Word of the Week

Saying Goodbye to Tom

Attending a funeral for someone you love is difficult for all of us. It something that most of us dread. Crying in public never seems to be anyone's favorite thing . . .

But have you ever thought about what is like to be in the position of leading a funeral, especially someone in whom you knew well?

As a pastor, it is one of the most challenging yet rewarding experiences you can have in the course of your ministry. With your whole career being about building authentic relationships, there is a deep sadness in you when someone you have loved passes on.  During a funeral service, as much as you want to cry and grieve along with others, you know it is your job to be a beacon of strength, to provide the hope we know in the Christian faith, and to be a presence of compassion to the family.

Such is the opportunity and challenge I had last night. I led an informal service for my dear friend, Tom, a long-time member of the church I previously served in Gaithersburg, MD.

The following are some of the words that shared at the service. Even if you didn't know Tom, my hope is that you would be encouraged by the legacy of this great man of faith. (The picture to the left is of me with Tom and is wife and some other of our friends at a lunch back in November of 2008 during my last days of service there).

When I first met Tom upon coming to be one of the associate pastors at his congregation in 2006, I quickly learned that Tom was not your ordinary guy. He often did things around the church and for his family that others really didn’t want to do. If his grandchildren needed anything, for example, even if it meant being silly with paint or dolls or food, Tom was in and he’d just say later, “Well, it was what Elizabeth wanted to do . . .” Or when I’d ask about the items in his van, he’d say that they were Lisa and Betty’s—left from a recent road trip somewhere. “Those two sure do know how to pack up a car,” he’d say.

At church, “for fun” on Tuesday or Wednesday afternoons, Tom would often stop by the church to do the work of ministry that few are interested in doing—namely, signing checks and checking up on the financial statements. And, frequently during one of his signing check visits, Tom would find his way into my office and share with me a joke or two. He would begin with something like . . . “I hope you aren’t too offended by my off color humor . . . “To which I wasn’t and we became quick friends.

Soon the two of us along with his lovely wife Betty Jo were planning special events together for the “seniors” of the church. Organizing lunches, gathering and even a “field trip” one afternoon to the Jarvis’ in Gettysburg that included Tom and I picking up a rental van—which was always an adventurous pre- outing in itself. I thought the rental place was never going to let the two of us out of the parking lot with that van.

In all of these things, the spirit of Tom was always about service. It was about community and being the “glue” that kept good people on the right track doing good things. He was person who held together many things at his home, kept stressed out pastors sane at church and kept together networks of relationships from within the community with the help of his lovely wife.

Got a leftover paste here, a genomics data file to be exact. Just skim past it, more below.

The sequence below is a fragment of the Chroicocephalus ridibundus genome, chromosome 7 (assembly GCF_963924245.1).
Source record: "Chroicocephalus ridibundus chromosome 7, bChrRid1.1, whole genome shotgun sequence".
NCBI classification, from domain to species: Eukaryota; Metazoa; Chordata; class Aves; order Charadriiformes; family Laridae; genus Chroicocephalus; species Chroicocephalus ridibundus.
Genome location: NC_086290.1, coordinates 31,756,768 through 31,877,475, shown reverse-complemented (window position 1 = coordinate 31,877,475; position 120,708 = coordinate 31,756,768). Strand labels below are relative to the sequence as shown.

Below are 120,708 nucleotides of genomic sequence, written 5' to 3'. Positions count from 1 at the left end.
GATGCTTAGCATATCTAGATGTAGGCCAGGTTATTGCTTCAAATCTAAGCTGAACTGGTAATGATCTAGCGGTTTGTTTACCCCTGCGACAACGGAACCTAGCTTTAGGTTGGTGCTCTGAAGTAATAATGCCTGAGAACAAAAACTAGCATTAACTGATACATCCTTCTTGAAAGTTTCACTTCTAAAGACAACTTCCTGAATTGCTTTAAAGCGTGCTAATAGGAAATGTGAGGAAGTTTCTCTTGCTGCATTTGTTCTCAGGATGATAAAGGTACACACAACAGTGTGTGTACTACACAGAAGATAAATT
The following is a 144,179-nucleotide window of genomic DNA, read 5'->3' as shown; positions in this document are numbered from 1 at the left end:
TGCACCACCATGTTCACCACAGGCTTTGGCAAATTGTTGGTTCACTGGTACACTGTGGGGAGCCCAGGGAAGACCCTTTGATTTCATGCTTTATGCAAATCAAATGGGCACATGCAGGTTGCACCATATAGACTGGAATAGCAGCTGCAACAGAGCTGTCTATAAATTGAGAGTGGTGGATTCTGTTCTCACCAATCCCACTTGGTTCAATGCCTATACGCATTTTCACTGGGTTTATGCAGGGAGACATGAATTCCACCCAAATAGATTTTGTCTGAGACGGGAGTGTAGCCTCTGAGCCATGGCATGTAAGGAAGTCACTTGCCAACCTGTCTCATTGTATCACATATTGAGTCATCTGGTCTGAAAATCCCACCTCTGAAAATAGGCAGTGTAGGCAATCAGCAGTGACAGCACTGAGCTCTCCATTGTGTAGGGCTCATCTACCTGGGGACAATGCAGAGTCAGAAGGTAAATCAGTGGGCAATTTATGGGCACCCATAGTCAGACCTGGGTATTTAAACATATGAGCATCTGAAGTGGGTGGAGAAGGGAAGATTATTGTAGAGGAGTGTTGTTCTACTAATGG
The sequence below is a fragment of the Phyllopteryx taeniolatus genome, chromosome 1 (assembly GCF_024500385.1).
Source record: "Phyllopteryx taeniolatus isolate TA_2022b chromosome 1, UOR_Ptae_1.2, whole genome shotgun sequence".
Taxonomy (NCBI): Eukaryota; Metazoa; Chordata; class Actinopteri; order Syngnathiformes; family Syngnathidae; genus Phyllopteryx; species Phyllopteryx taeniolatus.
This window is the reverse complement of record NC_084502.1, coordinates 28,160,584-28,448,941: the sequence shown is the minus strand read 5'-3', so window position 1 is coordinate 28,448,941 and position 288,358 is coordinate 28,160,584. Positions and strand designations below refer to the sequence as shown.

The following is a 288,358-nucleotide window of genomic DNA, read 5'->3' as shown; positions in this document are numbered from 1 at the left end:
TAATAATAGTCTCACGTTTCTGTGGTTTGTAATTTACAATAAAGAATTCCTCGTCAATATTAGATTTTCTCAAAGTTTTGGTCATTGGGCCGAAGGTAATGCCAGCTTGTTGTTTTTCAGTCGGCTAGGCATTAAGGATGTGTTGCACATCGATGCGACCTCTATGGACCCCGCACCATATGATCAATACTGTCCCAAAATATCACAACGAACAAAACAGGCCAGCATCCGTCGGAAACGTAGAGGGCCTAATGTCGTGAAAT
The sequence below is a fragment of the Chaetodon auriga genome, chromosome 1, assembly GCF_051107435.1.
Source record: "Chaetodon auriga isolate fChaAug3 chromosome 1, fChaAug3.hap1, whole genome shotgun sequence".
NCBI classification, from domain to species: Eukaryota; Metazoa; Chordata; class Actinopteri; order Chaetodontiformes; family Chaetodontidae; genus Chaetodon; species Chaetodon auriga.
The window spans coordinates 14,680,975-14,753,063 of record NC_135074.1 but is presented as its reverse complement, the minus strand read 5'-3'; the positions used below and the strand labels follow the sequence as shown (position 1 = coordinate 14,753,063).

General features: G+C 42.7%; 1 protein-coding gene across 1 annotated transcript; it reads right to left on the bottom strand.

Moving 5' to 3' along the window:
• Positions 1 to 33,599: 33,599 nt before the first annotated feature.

Tom was the kind of guy that you could call on at the last minute if you needed something because you know he’d be there. No questions asked.

One of my most favorite memories of time that Tom and I got to spend together was in the wee hours of the morning when he had volunteered to drive me to Dulles airport so I could go to my wedding in Georgia back in October of 2007. We talked about various things over the course of that longer traffic filled morning. But, most moving of them all was his encouragement to me. He told me after spending a couple of minutes critiquing my speech patterns in my most recent sermon: “You’ve got a talent for this pastor thing. I think you should just keep doing what you are doing and God is going to bless you richly.”

While Tom was not big or flashy about his words, and never really wanted to be the center of attention about anything, he brought gifts of authenticity, love and support to those surrounding him. Since I became the pastor of Washington Plaza in 2009, Tom checked up on me from time to-time. He asked frequently if folks there were being nice to me. If not, he said, he’d gladly come over and agitate things a little. I’m going to miss this open invitation offer of his . . .

Like the Apostle Paul, I know many of us will have many occasions to thank God for Tom’s memory. There is so much we will miss about him not being with us anymore here on earth.

In all of these things, Tom knew that ultimately relationships were most important—both to God and to one another. He knew that doing what he could to encourage, motivate and bring people together was essential to the Christian life. He knew it was his responsibility to care for his family. Like the rest of us, Tom made his share of mistakes, but he wasn’t one to let his mistakes keep him down or his cancer in the last months of his life, willingly getting out to come to church even if it meant coming with an oxygen tank. 

When you and I die, only one thing matters: not how much money we have, not how many flowers decorate the alter, not how many people attend, not how many groups or societies we belonged to—only one thing, as it was with Tom last Friday—is it well with our souls? Are our lives in harmony with God?  Are our lives being used for the good of building bonds in Christian community or are they centered only on ourselves? The Bible says: what will profit a man or woman if he or she gains the whole world and loses their own soul?

It’s not easy to think about such hard questions as Tom did—even Jesus didn’t say it was easy. But Jesus did say in the tough times, he would be with us always, he would never leave us.